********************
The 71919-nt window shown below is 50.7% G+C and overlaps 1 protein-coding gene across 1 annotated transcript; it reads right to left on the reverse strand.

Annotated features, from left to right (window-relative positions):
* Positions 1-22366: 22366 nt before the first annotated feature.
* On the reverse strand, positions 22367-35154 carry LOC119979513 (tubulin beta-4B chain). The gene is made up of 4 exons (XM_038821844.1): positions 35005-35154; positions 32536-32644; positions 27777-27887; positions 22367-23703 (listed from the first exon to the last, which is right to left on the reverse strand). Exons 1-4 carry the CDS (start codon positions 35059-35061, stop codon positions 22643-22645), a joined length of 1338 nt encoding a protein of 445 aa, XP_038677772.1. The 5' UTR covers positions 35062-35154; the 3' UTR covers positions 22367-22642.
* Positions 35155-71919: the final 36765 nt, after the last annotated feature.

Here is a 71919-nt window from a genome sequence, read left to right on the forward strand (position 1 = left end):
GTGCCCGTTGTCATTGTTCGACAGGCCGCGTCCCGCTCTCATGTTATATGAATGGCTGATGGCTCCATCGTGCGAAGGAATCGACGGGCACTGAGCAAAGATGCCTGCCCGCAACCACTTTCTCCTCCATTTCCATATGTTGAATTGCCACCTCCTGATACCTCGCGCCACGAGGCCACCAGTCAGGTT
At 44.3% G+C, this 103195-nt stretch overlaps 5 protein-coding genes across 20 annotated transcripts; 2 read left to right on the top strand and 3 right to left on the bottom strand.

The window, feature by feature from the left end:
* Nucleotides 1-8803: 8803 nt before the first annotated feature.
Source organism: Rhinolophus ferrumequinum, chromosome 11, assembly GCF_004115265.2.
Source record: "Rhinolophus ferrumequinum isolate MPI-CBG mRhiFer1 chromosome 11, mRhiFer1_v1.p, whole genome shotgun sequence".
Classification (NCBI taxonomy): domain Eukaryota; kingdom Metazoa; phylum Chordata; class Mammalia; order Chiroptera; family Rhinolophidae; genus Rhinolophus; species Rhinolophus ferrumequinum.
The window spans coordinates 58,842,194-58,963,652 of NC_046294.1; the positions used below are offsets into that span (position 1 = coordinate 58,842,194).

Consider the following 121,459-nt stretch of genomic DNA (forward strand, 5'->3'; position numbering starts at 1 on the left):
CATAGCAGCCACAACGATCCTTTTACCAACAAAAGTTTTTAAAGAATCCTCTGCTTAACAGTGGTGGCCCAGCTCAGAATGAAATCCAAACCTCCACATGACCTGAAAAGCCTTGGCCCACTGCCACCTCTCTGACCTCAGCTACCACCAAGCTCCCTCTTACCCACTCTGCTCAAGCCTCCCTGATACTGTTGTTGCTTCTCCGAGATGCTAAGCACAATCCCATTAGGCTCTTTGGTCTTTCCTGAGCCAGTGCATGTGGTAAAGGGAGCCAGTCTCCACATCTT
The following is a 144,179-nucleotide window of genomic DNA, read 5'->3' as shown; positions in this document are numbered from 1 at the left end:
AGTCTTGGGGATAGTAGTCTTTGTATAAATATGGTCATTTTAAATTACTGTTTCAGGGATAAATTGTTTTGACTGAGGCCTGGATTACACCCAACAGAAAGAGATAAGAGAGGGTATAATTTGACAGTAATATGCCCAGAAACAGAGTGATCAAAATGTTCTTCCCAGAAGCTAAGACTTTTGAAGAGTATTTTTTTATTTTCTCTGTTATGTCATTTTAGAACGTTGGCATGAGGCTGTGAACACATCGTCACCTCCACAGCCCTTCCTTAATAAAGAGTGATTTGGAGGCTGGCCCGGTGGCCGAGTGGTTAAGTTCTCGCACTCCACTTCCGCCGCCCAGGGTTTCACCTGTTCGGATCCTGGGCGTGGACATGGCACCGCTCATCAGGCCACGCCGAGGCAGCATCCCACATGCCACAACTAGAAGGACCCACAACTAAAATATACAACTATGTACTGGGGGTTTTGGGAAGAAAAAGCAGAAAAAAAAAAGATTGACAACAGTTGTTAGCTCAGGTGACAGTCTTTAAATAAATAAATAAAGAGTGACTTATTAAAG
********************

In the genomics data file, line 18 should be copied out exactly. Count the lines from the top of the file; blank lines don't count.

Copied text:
AGTCTTGGGGATAGTAGTCTTTGTATAAATATGGTCATTTTAAATTACTGTTTCAGGGATAAATTGTTTTGACTGAGGCCTGGATTACACCCAACAGAAAGAGATAAGAGAGGGTATAATTTGACAGTAATATGCCCAGAAACAGAGTGATCAAAATGTTCTTCCCAGAAGCTAAGACTTTTGAAGAGTATTTTTTTATTTTCTCTGTTATGTCATTTTAGAACGTTGGCATGAGGCTGTGAACACATCGTCACCTCCACAGCCCTTCCTTAATAAAGAGTGATTTGGAGGCTGGCCCGGTGGCCGAGTGGTTAAGTTCTCGCACTCCACTTCCGCCGCCCAGGGTTTCACCTGTTCGGATCCTGGGCGTGGACATGGCACCGCTCATCAGGCCACGCCGAGGCAGCATCCCACATGCCACAACTAGAAGGACCCACAACTAAAATATACAACTATGTACTGGGGGTTTTGGGAAGAAAAAGCAGAAAAAAAAAAGATTGACAACAGTTGTTAGCTCAGGTGACAGTCTTTAAATAAATAAATAAAGAGTGACTTATTAAAG